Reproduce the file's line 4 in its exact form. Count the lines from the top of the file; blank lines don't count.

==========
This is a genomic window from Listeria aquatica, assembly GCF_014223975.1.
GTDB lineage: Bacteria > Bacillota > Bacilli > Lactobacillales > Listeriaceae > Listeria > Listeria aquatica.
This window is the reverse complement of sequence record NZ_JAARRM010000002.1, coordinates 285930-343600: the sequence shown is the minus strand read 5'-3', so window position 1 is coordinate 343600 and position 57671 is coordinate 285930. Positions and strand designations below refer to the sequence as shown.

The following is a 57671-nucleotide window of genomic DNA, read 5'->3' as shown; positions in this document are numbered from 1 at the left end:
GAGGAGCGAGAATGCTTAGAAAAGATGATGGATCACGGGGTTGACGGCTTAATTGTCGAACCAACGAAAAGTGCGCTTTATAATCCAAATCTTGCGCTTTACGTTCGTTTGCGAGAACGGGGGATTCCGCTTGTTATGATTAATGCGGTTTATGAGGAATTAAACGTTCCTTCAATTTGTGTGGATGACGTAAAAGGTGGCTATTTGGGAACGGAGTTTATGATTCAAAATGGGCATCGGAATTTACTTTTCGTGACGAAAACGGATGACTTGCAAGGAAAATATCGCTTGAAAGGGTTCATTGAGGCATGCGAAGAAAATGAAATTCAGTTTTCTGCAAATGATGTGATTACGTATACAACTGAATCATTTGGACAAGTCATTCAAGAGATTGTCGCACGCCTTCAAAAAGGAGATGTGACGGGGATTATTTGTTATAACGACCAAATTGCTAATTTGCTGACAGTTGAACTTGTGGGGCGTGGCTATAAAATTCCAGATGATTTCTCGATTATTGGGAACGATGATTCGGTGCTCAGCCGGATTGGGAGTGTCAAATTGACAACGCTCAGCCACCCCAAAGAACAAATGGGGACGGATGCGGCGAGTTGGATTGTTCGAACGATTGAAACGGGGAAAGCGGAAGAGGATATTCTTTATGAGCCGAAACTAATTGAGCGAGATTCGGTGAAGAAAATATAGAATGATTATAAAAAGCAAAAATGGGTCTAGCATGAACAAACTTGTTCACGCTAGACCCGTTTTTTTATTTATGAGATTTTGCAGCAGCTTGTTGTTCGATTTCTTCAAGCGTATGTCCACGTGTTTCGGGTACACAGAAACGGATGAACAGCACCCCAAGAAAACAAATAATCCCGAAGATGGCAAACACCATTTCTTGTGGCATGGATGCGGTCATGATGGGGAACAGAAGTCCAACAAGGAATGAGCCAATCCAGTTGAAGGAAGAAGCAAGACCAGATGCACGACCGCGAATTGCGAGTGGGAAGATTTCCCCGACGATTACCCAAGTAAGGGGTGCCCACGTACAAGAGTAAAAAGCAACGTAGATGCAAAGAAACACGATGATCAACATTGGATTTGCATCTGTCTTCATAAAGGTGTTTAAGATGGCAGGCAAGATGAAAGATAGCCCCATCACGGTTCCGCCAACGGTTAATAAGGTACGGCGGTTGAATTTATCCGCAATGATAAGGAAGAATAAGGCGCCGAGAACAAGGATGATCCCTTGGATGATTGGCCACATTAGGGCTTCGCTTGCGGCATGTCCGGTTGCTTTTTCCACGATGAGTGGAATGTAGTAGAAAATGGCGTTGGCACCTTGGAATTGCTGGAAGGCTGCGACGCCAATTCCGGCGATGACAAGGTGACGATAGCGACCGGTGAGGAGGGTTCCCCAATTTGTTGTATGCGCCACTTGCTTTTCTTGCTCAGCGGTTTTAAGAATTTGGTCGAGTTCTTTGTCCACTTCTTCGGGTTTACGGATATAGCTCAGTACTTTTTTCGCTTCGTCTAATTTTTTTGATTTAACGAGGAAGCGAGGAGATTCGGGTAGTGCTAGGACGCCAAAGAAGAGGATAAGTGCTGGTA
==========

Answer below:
The following is a 57671-nucleotide window of genomic DNA, read 5'->3' as shown; positions in this document are numbered from 1 at the left end: